Since our documentation can be used as a "teacher" itself (hey, we can make
a dynamic web application here, let's not forget!), we can think of how to
_guide_ our reader.

I repeat: it's /not/ a book, it's /more/ than a hypertext, it's a dynamic
infoset or whatever you prefer to call it..

> Good writers know
> how to provide the right balance and sequence of theory, analogy, and
> example. They also know how to anticipate common questions as well as
> help users recover from common mistakes. I still think the effectiveness
> of a document -- for its intended audience -- is a concrete result of
> its design, not a function of who/what/where.

"for its intended audience " means who/what/where  ;-)

I take for granted that the same person after a very short time is already
part of a different audience.

> > I've seen this when I wrote a short book on how the computer works,
> > called
> > "Computer Architecture".
> > It has been useful for many as a reference, and in part as a support for
> > teaching, but can't be read by itself to learn how to use a Computer.
>
> A single document isn't supposed to address all possible use cases.
> That's why we have reference guides, tutorials, brochures, newsletters,
> etc. Maybe you're being too critical of yourself as the author ;) ?

Maybe I had too big expectations ;-)

The point is: do we really need to write reference guides, tutorials,
brochures... etc?
Can't we find a way to abstract information into something more granular so
that reference guides, tutorials, brochures, and so on, can be generated
_automatically_ from the same information source?

XML is content. XSL is view. Or only style?

There are high level information explanation systems, like transition trees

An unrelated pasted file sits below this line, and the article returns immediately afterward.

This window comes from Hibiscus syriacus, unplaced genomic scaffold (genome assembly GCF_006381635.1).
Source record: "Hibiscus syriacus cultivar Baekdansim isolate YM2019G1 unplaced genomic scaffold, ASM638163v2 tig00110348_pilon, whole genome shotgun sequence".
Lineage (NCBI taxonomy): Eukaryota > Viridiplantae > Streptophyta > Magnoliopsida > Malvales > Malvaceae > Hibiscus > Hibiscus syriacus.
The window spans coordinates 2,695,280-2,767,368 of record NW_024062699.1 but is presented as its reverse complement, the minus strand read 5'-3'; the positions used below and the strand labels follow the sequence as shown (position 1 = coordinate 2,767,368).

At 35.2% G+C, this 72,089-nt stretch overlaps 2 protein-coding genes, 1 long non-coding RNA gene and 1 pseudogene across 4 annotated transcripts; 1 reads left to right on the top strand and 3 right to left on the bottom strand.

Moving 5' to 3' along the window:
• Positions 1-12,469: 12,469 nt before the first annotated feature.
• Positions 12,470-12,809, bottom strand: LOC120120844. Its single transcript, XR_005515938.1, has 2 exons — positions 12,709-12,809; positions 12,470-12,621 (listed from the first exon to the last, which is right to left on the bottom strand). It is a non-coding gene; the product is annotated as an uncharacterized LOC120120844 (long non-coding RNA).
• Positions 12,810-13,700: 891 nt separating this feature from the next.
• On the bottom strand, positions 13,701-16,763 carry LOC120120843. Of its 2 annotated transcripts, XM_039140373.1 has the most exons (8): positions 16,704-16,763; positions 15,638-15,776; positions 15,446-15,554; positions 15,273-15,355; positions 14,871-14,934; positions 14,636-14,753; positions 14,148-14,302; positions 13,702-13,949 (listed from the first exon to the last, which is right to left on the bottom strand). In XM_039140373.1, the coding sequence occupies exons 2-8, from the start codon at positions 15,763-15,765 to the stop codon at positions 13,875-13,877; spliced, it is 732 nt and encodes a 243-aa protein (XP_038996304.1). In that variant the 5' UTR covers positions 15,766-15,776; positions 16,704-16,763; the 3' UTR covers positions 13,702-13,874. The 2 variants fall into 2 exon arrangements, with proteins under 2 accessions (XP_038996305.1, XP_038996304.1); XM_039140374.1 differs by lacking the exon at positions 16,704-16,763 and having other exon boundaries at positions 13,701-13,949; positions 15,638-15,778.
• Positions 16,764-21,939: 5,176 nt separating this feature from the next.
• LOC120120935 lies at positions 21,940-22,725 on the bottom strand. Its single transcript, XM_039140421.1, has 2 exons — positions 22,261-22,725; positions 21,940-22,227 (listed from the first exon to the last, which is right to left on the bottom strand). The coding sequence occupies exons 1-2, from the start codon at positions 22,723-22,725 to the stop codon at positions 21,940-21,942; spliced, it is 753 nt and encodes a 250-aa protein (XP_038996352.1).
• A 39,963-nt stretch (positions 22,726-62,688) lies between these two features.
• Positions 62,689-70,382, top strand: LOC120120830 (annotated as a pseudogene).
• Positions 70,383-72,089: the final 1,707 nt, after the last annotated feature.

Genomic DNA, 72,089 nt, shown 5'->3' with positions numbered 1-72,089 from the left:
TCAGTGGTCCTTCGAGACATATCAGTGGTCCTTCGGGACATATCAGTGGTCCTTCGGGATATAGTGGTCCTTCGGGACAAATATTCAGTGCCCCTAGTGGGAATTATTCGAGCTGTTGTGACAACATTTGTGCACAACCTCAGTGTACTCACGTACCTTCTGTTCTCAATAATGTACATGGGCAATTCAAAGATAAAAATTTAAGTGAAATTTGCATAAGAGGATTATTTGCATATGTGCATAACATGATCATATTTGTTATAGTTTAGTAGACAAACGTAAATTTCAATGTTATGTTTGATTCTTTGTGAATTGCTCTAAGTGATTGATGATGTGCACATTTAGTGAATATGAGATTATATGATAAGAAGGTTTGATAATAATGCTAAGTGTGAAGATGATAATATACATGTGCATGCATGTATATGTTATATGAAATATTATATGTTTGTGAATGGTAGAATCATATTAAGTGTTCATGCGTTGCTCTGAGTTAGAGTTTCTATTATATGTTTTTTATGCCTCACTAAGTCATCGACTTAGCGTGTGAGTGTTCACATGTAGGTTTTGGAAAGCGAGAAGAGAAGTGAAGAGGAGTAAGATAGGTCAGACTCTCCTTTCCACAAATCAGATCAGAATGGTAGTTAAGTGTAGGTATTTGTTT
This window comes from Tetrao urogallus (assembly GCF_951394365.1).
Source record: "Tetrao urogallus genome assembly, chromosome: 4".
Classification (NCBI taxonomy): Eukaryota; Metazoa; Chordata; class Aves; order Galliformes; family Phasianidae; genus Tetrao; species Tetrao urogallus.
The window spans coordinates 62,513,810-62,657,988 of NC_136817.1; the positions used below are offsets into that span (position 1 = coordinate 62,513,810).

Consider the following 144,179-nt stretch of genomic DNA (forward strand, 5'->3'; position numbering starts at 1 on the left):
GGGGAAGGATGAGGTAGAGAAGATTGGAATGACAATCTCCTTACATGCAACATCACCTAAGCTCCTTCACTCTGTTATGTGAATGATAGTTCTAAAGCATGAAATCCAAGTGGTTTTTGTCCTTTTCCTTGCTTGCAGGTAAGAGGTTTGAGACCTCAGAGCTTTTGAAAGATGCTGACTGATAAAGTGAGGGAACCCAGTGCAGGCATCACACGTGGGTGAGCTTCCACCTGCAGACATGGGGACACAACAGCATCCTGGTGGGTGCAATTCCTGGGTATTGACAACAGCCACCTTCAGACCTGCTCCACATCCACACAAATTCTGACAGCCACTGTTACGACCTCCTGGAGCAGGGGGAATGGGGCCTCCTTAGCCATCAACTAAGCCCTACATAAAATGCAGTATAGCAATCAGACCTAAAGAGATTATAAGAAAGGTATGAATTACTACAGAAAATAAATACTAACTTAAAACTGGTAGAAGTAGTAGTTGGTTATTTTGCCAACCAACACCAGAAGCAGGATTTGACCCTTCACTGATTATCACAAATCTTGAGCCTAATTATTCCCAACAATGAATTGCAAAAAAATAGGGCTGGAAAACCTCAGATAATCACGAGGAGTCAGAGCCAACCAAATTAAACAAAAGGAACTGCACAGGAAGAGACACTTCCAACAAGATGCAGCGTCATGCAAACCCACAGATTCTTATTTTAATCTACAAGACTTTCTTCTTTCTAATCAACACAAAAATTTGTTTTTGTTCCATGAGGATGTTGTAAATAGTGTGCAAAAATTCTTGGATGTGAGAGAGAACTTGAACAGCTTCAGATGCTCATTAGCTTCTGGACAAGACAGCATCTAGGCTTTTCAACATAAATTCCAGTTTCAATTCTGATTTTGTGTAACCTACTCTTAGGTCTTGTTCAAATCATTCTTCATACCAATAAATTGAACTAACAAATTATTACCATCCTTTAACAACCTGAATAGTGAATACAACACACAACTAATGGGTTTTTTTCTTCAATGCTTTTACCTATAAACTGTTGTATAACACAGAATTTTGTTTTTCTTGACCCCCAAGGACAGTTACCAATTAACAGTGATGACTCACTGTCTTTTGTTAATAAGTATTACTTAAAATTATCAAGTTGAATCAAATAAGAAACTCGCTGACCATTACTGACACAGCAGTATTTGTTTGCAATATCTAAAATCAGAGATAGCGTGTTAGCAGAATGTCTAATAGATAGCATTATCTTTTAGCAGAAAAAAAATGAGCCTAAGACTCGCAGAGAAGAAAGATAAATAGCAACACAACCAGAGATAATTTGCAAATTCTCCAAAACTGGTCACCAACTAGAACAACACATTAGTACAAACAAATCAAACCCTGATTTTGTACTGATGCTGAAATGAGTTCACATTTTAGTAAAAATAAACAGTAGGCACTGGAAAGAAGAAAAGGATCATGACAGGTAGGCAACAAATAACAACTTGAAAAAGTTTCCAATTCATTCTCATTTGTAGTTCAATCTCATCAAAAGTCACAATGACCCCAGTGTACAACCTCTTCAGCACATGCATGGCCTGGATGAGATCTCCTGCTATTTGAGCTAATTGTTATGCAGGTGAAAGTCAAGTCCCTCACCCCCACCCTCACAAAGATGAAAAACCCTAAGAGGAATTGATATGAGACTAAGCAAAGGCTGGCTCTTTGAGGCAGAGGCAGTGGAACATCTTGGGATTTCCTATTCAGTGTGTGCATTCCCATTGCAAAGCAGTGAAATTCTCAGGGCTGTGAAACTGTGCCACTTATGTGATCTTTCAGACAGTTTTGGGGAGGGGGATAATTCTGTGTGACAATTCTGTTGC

and current reality trees.
Can't we use them to represent-collate the information sets?

> > Every time I read a technical book in my life, I always understand more
> > things and in a different way.
>
> Don't you think that's more a reflection of your evolution as a learner?
> I don't think it's a good argument for limiting the classes of documents
> we might develop.

I'm not saying that I want to limit them.

Speaking in other /geeky/ terms, currently "classes of documentation" are
subclasses of a generic document.
The generic document defines paragraphs, strong text parts, lists, etc.
The FAQ class of documents can for example add a structure with sections and
faq-items, that inside use the parent class functionality (lists,
paragraphs, etc).

What I envision instead, is a different thing altogether.
There is *no* class Document, but a Document is solely an
aggregation-digestion of InformationPackets.
These Packets are correlated and described by cognitive and structural maps.
Different Maps represent different views on the same InformationSet
(collection of all the packets).

Documents are just a possible "style" for these views, and an automatic
voice system can be another (like cassette lessons).

> > What I'm trying to say is that we should find a way of abstracting the
> > information in such a way that it can be relaborated and shown to the
> > user
> > in many ways, so that we open different communication channels to the
> > same
> > knowledge.
>
> That's a lofty goal.

I never aim low ;-)

--
Nicola Ken Barozzi                   nicolaken@apache.org
            - verba volant, scripta manent -
   (discussions get forgotten, just code remains)